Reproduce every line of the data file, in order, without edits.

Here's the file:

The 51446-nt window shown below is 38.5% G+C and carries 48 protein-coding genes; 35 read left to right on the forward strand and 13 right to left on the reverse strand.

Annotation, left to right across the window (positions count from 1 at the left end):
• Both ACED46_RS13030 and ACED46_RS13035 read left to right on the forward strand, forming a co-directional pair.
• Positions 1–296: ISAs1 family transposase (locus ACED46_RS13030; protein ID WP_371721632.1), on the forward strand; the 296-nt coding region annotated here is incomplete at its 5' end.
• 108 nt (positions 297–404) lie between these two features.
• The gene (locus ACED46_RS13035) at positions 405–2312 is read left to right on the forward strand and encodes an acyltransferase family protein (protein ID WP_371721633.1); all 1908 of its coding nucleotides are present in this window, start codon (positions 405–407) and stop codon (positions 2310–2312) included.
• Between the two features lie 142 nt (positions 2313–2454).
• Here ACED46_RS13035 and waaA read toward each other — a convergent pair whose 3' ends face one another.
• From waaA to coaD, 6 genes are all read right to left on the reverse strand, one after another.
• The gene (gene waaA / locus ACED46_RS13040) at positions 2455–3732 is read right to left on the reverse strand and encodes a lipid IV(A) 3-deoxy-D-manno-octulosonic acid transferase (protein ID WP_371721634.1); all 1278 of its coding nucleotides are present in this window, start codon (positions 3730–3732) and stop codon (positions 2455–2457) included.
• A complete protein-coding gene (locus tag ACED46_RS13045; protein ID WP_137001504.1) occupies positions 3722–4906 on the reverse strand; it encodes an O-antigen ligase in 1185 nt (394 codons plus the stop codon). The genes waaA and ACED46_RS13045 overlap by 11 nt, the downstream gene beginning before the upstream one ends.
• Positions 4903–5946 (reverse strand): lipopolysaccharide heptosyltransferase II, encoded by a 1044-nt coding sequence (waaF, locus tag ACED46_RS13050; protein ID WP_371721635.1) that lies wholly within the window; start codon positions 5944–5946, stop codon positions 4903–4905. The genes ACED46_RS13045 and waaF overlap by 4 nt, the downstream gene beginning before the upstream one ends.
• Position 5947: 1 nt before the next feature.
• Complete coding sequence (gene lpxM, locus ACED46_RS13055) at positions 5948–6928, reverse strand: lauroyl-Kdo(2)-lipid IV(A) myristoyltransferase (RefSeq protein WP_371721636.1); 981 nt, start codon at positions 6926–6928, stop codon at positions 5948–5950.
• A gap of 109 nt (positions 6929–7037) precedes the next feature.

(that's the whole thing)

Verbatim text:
The 51446-nt window shown below is 38.5% G+C and carries 48 protein-coding genes; 35 read left to right on the forward strand and 13 right to left on the reverse strand.

Annotation, left to right across the window (positions count from 1 at the left end):
• Both ACED46_RS13030 and ACED46_RS13035 read left to right on the forward strand, forming a co-directional pair.
• Positions 1–296: ISAs1 family transposase (locus ACED46_RS13030; protein ID WP_371721632.1), on the forward strand; the 296-nt coding region annotated here is incomplete at its 5' end.
• 108 nt (positions 297–404) lie between these two features.
• The gene (locus ACED46_RS13035) at positions 405–2312 is read left to right on the forward strand and encodes an acyltransferase family protein (protein ID WP_371721633.1); all 1908 of its coding nucleotides are present in this window, start codon (positions 405–407) and stop codon (positions 2310–2312) included.
• Between the two features lie 142 nt (positions 2313–2454).
• Here ACED46_RS13035 and waaA read toward each other — a convergent pair whose 3' ends face one another.
• From waaA to coaD, 6 genes are all read right to left on the reverse strand, one after another.
• The gene (gene waaA / locus ACED46_RS13040) at positions 2455–3732 is read right to left on the reverse strand and encodes a lipid IV(A) 3-deoxy-D-manno-octulosonic acid transferase (protein ID WP_371721634.1); all 1278 of its coding nucleotides are present in this window, start codon (positions 3730–3732) and stop codon (positions 2455–2457) included.
• A complete protein-coding gene (locus tag ACED46_RS13045; protein ID WP_137001504.1) occupies positions 3722–4906 on the reverse strand; it encodes an O-antigen ligase in 1185 nt (394 codons plus the stop codon). The genes waaA and ACED46_RS13045 overlap by 11 nt, the downstream gene beginning before the upstream one ends.
• Positions 4903–5946 (reverse strand): lipopolysaccharide heptosyltransferase II, encoded by a 1044-nt coding sequence (waaF, locus tag ACED46_RS13050; protein ID WP_371721635.1) that lies wholly within the window; start codon positions 5944–5946, stop codon positions 4903–4905. The genes ACED46_RS13045 and waaF overlap by 4 nt, the downstream gene beginning before the upstream one ends.
• Position 5947: 1 nt before the next feature.
• Complete coding sequence (gene lpxM, locus ACED46_RS13055) at positions 5948–6928, reverse strand: lauroyl-Kdo(2)-lipid IV(A) myristoyltransferase (RefSeq protein WP_371721636.1); 981 nt, start codon at positions 6926–6928, stop codon at positions 5948–5950.
• A gap of 109 nt (positions 6929–7037) precedes the next feature.